To give all the evidences in the New Testament that relate to the Resurrection would be to quote three-fourths of its contents. The reader will find references to Christ's Resurrec­tion in His own words, before the event and in the earliest of the gospels (Mark 10:34). The same prophetic anticipation and declaration are found in Matthew 12:40, 16:21, 17:23, 20:19; Luke 18:31-34, 9:20-27, and John 14:18, 19. Then we have the Resurrection narrative itself in each of the four gospels.

In the other books of the New Testament the message of the apostles, their joy and confidence, their anchor of hope and their strength for labour and sacrifice, is solely in the Risen Christ. Here are single passages listed from each of these books; to read them in sequence is to see the historic account of the gospels as the very warp and woof of all New Testament teaching:

"To whom also he shewed himself alive after his passion by many infallible proofs, being seen of them forty days, and speaking of the things pertaining to the kingdom of God" (Acts 1:3). "And declared to be the Son of God with power, according to the spirit of holiness, by the resurrection from the dead" (Rom. 1:4; I Cor. 15—entire chapter). "Knowing that he which raised up the Lord Jesus shall raise up us also by Jesus, and shall present us with you" (II Cor. 4:14). "Paul, an apostle, not of men, neither by man, but by Jesus Christ, and God the Father, who raised him from the dead" (Gal. 1:1). "And what is the exceeding greatness of his power to usward who believe, according to the working of his mighty power, which he wrought in Christ, when he raised him from the dead, and set him at his own right hand in the heavenly places" (Eph. 1:19, 20). "That I may know him, and the power of his resurrection, and the fellowship of his sufferings, being made conformable unto his death" (Phil. 3:10). "Buried with him in baptism, wherein also ye are risen with him through the faith of the operation of God, who hath raised him from the dead" (Col. 2:12). "And to wait for his Son from heaven, whom he raised from the dead, even Jesus, which delivered us from the wrath to come" (I Thess. 1:10). "And to you who are troubled rest with us, when the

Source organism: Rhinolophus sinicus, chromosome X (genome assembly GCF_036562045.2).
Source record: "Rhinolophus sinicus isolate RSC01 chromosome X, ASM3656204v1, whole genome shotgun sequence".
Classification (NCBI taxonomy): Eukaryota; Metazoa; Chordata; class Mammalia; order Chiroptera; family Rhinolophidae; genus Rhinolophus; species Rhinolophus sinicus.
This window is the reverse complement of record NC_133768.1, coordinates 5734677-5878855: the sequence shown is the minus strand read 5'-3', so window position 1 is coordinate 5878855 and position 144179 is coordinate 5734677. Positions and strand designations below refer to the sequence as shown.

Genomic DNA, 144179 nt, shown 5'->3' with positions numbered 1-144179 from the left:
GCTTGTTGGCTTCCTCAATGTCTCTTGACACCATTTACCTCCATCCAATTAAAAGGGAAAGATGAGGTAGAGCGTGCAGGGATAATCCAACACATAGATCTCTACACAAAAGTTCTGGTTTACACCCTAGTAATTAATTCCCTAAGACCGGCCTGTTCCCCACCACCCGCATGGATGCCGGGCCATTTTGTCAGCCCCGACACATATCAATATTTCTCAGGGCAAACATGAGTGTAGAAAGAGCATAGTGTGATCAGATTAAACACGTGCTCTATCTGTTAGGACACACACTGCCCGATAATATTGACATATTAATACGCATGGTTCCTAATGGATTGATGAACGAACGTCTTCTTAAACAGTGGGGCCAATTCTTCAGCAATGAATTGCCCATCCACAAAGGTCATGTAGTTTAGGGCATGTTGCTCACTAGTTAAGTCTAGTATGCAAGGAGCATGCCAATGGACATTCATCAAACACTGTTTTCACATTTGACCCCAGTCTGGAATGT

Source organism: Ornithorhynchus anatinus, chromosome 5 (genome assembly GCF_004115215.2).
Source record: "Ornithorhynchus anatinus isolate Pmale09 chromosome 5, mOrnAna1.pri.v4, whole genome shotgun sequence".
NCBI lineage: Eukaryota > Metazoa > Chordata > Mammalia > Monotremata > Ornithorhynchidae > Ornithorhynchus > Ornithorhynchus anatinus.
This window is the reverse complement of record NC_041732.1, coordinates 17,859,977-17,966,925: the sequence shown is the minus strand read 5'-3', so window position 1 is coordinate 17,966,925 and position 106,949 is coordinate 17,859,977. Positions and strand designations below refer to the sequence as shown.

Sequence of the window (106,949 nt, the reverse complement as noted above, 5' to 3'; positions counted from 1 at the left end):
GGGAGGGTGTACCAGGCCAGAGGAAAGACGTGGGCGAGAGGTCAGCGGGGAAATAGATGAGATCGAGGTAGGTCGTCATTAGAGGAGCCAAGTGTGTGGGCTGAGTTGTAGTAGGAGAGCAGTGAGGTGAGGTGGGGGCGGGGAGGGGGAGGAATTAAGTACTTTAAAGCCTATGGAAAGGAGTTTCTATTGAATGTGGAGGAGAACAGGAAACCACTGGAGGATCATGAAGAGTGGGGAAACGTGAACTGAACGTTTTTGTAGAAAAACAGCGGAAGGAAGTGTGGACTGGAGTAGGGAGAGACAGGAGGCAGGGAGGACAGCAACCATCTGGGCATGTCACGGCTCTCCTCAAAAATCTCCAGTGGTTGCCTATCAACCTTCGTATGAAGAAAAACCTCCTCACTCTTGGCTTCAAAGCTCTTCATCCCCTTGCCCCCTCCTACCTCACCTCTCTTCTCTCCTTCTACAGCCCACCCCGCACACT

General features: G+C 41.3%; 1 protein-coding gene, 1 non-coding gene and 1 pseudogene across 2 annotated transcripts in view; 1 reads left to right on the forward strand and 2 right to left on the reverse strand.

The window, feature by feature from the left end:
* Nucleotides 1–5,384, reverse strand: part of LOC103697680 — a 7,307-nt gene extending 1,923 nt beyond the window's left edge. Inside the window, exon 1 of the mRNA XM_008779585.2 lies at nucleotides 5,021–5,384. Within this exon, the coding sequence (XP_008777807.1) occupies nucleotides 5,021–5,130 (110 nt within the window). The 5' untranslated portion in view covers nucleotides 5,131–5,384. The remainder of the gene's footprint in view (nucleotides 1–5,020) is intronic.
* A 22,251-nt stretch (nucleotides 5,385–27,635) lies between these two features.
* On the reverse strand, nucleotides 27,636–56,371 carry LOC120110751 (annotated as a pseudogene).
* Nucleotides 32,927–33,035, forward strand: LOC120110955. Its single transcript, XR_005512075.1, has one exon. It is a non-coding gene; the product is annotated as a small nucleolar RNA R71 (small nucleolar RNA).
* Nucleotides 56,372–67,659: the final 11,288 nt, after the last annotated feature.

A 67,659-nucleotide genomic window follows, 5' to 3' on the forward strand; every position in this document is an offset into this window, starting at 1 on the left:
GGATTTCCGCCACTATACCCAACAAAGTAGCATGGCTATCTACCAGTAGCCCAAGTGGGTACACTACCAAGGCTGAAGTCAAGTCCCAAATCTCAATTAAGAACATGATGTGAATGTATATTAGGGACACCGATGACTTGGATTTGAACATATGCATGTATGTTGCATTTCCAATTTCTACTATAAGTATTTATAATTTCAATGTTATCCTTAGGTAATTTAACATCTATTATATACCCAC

Lord Jesus shall be revealed from heaven with his mighty angels" (II Thess. 1:7). "And without controversy great is the mystery of godliness: God was manifest in the flesh, justified in the Spirit, seen of angels, preached unto the Gentiles, believed on in the world, re­ceived up into glory" (I Tim. 3:16). "Remember that Jesus Christ of the seed of David was raised from the dead according to my gospel" (II Tim. 2:8). "In hope of eternal life, which God, that cannot lie, promised before the world began" (Titus 1:2). "Now the God of peace, that brought again from the dead our Lord Jesus, that great shepherd of the sheep, through the blood of the everlasting cove­nant. . . ." (Heb. 13:20). "My brethren, have not the faith of our Lord Jesus Christ, the Lord of glory, with respect of persons" (James 2:1). "Blessed be the God and Father of our Lord Jesus Christ, which according to his abundant mercy hath begotten us again unto a lively hope by the resurrection of Jesus Christ from the dead" (I Peter 1:3). "Knowing that shortly I must put off this my tabernacle, even as our Lord Jesus Christ hath skewed me" (II Peter 1:14; cf. John 21:19). "And now, little children, abide in him; that, when he shall appear, we may have confidence, and not be ashamed before him at his coming" (I John 2:28). "Now unto him that is able to keep you from falling, and to present you faultless before the presence of his glory with exceeding joy" (Jude 1:24). "Fear not; I am the first and the last: I am he that liveth, and was dead; and, behold, I am alive for evermore, Amen; and have the keys of hell and death" (Rev. 1:18).
None of these words could have been written by men who believed that Jesus of Nazareth remained in the tomb as a martyr to truth!

In the second place, we note that the character and the quan­tity of the evidence for our Lord's Resurrection is as cumulative as it is convincing.

1. The divine nature of Jesus Christ made the Resurrection absolutely necessary. He was the conqueror of death before He died.

2. The work which He came to do demanded it. Because He died and rose again that work was completed.

3. Jesus Himself repeatedly predicted it, and in the Old Testament Messianic promises such resurrection was foretold.


4. The empty tomb demonstrated it.